The bike industry in New York is in an awkward position as a new law takes effect on January 1 that bans the sale of electronic devices that can be used to read riders’ hands or detect movement on a bicycle, which would make it nearly impossible for cyclists to legally purchase or rent these devices.
While the law’s language is vague, it has led some to question whether it is even enforceable.
But a new report by the advocacy group BikeShare NY says that it is indeed possible for riders to buy and rent these types of devices without facing legal trouble.
The new law, which takes effect January 1, will require that the devices must be installed in a bike that is not being ridden by an operator who has a disability, according to BikeShare’s analysis of the law.
“BikeShare NY reports that it has seen cases in which individuals are able to rent these electronic devices in their own homes without a disability or any physical limitations,” BikeShare New York executive director Kevin Breslow said in a statement.
“We believe the law is clear and that it will provide a safe and secure environment for cyclists.”
The legislation, which also includes a new exemption for disabled people who do not use a wheelchair, is expected to create a number of new challenges for the industry, Breswell added.
Bike Share NY reports it has found cases in where individuals are allowed to rent devices without any legal restrictions in their home, which could mean that a rider may not be able to legally rent one of these devices in New Jersey, Pennsylvania, or Delaware, where they could face a stiffer penalty for renting such devices in such a manner.
The new exemption in the law would also allow those with disabilities to rent their own devices, and this is where the law may have the biggest problem for the sector.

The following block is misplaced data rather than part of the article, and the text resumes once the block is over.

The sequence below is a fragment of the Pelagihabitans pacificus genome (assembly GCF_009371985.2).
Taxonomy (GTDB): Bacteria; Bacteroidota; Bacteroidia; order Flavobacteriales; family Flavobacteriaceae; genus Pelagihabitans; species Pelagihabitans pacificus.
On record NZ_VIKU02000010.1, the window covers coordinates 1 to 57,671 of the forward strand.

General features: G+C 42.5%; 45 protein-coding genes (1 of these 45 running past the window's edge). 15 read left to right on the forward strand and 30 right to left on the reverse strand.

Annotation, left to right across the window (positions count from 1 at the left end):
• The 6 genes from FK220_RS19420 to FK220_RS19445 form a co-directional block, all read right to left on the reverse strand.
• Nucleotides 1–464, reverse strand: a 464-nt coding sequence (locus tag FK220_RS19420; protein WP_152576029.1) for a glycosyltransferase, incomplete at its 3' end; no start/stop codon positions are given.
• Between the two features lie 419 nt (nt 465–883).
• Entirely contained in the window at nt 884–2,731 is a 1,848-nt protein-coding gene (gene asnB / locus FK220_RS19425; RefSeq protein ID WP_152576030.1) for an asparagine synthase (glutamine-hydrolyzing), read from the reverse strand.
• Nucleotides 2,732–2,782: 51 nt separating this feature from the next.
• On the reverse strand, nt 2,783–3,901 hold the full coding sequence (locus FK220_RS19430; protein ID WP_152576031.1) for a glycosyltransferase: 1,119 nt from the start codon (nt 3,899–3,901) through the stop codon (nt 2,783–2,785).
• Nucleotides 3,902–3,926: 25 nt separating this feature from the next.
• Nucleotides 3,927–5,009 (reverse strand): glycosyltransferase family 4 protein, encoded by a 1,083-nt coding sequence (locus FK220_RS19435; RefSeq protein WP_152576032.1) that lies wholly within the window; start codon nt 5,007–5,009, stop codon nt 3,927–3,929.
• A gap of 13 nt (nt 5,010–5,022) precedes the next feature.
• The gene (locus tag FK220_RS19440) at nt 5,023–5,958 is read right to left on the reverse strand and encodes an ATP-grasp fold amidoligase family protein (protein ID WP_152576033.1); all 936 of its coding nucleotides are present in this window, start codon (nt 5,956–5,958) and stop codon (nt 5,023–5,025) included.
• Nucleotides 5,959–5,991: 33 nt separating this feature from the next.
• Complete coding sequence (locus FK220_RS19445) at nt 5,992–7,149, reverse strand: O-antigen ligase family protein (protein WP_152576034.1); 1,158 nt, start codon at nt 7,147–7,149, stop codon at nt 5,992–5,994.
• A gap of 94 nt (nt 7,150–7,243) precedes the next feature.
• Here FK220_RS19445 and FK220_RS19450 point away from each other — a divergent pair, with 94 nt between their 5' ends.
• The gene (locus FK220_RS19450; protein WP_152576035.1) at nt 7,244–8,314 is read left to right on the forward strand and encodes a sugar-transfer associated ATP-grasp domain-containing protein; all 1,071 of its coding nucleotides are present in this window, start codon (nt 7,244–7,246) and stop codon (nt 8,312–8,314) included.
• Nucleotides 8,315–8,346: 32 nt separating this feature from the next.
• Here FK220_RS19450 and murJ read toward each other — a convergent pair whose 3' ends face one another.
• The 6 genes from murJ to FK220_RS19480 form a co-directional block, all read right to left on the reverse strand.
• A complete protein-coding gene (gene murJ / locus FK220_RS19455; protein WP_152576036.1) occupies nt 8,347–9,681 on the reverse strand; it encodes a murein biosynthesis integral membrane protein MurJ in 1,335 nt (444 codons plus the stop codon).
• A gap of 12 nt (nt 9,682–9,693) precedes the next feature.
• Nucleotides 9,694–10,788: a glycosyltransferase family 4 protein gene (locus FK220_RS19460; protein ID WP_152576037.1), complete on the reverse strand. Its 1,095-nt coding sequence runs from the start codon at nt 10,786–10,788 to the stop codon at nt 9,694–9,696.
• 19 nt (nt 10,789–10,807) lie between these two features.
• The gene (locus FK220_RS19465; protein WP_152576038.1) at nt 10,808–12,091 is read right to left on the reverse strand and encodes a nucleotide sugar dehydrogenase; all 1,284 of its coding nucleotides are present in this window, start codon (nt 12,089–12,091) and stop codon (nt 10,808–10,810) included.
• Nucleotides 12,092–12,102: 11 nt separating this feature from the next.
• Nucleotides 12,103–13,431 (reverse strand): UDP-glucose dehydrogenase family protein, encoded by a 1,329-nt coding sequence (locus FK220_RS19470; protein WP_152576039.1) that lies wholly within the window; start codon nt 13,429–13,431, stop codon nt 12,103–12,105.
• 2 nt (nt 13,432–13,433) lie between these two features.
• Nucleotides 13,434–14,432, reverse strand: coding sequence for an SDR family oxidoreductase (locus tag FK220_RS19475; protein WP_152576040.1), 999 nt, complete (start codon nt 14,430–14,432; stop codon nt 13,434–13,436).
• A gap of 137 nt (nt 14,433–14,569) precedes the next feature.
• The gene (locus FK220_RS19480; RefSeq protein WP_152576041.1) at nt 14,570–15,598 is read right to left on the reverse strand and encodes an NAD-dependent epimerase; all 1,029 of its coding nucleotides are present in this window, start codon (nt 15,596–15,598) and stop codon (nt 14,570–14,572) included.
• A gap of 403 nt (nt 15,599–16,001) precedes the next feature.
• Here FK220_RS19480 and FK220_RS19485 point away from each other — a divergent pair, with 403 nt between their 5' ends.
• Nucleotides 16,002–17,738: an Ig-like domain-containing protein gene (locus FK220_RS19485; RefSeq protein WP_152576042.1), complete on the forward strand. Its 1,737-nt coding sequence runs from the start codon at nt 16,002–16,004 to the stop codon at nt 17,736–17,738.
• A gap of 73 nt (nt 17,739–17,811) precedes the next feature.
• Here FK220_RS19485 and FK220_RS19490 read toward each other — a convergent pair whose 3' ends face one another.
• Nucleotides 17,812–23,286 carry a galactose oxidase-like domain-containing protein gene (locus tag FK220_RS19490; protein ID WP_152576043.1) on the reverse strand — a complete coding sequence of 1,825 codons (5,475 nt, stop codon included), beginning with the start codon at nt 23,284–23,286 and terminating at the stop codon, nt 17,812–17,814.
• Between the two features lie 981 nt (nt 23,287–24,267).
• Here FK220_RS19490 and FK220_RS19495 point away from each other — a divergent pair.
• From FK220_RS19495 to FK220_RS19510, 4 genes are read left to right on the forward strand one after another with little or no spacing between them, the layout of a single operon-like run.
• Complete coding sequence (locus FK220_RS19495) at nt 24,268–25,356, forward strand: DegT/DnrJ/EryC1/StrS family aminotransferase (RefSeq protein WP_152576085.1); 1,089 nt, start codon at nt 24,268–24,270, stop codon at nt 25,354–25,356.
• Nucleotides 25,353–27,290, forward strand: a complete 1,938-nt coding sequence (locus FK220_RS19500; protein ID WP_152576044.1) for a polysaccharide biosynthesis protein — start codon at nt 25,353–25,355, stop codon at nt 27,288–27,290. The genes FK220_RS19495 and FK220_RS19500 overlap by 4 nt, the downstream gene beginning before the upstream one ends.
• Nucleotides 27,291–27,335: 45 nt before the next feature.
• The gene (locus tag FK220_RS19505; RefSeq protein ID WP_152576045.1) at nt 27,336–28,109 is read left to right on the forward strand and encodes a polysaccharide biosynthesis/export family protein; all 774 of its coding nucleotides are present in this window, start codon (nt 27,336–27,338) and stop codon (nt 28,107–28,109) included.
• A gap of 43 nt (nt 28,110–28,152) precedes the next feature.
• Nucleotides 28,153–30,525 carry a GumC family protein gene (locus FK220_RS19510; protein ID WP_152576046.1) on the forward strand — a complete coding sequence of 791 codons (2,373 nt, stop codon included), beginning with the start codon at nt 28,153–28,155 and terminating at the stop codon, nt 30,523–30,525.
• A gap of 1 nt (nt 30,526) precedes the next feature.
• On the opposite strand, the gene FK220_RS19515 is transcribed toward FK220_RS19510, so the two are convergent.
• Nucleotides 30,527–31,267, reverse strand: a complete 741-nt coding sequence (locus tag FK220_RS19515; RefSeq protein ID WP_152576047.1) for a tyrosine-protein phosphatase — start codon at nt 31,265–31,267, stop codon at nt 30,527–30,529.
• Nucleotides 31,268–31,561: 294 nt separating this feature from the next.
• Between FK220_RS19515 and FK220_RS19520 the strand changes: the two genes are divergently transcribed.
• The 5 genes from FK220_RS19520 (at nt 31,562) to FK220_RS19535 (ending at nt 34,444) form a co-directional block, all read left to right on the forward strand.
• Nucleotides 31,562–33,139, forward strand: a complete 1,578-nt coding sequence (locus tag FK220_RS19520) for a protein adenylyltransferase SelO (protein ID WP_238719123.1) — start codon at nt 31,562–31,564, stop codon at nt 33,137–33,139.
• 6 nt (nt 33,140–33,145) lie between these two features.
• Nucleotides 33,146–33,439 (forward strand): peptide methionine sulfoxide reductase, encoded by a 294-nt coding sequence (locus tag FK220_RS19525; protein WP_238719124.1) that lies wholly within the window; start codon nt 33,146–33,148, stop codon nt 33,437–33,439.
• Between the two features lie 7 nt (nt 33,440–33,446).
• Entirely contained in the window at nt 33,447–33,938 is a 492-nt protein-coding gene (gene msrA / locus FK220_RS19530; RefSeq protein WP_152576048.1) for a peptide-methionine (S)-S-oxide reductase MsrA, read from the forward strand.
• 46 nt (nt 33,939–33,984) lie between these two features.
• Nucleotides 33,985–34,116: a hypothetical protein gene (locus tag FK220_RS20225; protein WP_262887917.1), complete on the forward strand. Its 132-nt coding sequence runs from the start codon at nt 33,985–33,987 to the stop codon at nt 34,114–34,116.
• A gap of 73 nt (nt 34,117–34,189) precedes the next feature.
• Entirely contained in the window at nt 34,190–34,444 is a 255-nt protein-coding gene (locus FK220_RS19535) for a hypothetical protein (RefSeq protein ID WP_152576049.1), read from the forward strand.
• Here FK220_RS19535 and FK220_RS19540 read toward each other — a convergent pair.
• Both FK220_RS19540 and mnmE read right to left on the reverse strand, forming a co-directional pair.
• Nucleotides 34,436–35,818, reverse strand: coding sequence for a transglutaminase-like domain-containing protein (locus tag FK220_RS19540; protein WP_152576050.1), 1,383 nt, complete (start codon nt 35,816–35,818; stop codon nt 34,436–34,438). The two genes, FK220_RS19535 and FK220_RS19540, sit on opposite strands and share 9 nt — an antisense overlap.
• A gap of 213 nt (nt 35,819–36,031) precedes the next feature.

“Biking is the fastest growing mode of transportation in the United States, and the industry is facing unprecedented challenges to the safety and viability of this activity,” Bike Share NY said in its report.
“If the law were to be enforced, there are no protections for those with physical disabilities or any other special circumstances that would prevent a rider from renting or buying a device.”
Bike Sharing NY estimates that at least 1.7 million people have access to a bike, and more than a million ride their bikes daily.
“The safety of New York City cyclists is of critical importance to our city and the rest of the country,” New York State Senator Barbara Buono, a Democrat who represents parts of Brooklyn, Queens, and Staten Island, said in an emailed statement.
Buono’s office did not immediately respond to a request for comment.
If the new law were enforced, the devices would be required to be installed on a bike and to be labeled as such.
According to Bike Share New York, the agency says that the new legislation will be enforced “by enforcing the rules for the installation of these products, and by enforcing a number or types of additional requirements.”